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During Madero's government, the position of the revolutionary element was uncertain and awkward, because while they were supposed to be exercising a great political influence through Madero, practically they had no influence whatever since the Madero government was almost controlled by the conservative cabinet.

After the death of President Madero, the position of the revolutionary elements became clear. During his life, for reasons of loyalty and hope of a change, they had never taken an aggressive attitude, but once the president was dead and nothing to be hoped for from Huerta, there was no difficulty in renewing the struggle.

Huerta represented the reaction and his government was no more than the restoration of the government of General Diaz, with its same proceedings and the same men, under the orders of another chief.

The revolution against Huerta is nothing more than the revolution started in 1910 by Madero, and which having been checked in 1911 by virtue of the negotiations of Juarez and the election of Madero, now continued and entered into full activity, augmented because of the revolting circumstances under which the fall of Madero had taken place. The death of Madero has been one of the most powerful sentimental factors to increase the revolutionary movement against Huerta.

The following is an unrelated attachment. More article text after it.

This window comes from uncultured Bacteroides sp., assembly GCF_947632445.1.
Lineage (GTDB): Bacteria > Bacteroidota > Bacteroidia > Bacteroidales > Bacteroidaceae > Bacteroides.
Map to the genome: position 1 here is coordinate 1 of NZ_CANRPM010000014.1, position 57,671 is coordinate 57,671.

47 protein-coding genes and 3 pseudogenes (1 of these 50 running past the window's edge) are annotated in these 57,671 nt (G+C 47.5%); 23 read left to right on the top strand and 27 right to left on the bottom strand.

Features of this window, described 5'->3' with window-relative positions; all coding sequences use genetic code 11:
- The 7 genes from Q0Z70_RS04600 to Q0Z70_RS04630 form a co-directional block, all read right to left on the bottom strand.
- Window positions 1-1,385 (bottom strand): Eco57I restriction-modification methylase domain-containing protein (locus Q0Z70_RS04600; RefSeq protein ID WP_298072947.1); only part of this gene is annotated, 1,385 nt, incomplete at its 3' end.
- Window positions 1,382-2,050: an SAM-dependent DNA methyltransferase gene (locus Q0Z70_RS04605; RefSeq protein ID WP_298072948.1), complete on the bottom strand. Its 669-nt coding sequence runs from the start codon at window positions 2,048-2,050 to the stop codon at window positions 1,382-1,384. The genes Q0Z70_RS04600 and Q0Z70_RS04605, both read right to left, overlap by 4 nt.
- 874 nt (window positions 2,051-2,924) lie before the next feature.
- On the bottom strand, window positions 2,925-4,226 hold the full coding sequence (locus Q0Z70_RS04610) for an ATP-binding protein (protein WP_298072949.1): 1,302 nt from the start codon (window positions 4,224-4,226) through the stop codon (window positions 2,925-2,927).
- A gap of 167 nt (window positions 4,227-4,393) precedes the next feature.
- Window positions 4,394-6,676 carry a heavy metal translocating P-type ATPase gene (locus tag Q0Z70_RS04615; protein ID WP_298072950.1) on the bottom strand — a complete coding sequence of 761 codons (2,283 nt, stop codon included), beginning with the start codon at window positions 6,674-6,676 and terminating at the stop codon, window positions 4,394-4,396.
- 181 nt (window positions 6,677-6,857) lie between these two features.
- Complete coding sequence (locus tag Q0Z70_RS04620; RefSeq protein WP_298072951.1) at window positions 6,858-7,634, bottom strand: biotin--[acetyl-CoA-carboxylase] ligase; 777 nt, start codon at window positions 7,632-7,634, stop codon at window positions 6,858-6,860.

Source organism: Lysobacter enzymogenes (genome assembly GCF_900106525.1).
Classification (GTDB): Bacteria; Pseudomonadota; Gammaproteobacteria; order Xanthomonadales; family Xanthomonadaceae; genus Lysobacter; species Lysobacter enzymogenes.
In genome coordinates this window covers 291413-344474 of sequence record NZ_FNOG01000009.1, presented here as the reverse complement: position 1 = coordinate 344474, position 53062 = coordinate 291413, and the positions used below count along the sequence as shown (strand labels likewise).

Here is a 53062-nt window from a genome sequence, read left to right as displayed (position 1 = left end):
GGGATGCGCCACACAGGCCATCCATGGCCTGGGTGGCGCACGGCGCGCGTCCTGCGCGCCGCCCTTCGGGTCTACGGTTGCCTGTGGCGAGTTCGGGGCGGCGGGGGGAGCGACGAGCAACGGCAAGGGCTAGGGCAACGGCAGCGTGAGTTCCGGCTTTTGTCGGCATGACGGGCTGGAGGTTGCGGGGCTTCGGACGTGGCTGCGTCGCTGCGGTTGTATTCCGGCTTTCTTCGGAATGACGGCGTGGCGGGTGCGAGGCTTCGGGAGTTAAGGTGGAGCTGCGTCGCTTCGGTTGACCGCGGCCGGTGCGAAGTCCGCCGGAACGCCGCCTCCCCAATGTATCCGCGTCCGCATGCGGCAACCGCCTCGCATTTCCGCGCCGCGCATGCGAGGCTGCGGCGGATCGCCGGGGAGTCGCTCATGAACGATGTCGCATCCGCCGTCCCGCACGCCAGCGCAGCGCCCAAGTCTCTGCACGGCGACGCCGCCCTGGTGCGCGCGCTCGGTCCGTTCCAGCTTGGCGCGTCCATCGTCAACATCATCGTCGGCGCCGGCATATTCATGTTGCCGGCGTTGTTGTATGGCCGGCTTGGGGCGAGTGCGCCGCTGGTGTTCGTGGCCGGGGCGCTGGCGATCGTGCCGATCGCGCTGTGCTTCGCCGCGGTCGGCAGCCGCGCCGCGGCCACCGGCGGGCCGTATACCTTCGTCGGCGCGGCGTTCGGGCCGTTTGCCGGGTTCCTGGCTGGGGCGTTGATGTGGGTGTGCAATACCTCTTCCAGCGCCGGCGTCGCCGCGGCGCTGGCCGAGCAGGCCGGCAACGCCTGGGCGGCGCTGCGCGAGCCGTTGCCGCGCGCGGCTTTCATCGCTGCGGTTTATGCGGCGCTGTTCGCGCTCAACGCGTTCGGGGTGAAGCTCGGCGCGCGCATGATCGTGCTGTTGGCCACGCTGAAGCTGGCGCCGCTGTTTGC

It has been very widely stated that the Carranza movement has only the purpose of avenging the death of Madero and reinstating the office-holders appointed by him. This is not the case. The purposes of the Constitutionalists are higher and better defined than were the motives of the 1910 movement. The Constitutionalists propose the reëstablishment of a Constitutional government in Mexico, but as they realize the unfitness of the Mexican Constitution and other laws, they intend to reform them in order to have a system fitted to the country.

There is no doubt that peace in Mexico cannot be established unless a complete change takes place in the government's personnel and in the systems and laws. This is the

reason that the Constitutionalists appear too radical to those who would like to find a way of pacifying Mexico at once. The Constitutionalists mean to begin immediately such economic reforms and specially such agrarian reforms as are necessary to offer to the lower classes an opportunity of improving their conditions: division of large estates, equalization of taxation, and in places where it would be necessary, the reëstablishment of the "egidos" or communal land system.



By Nevin O. Winter, Author of "Mexico and Her People of To-day"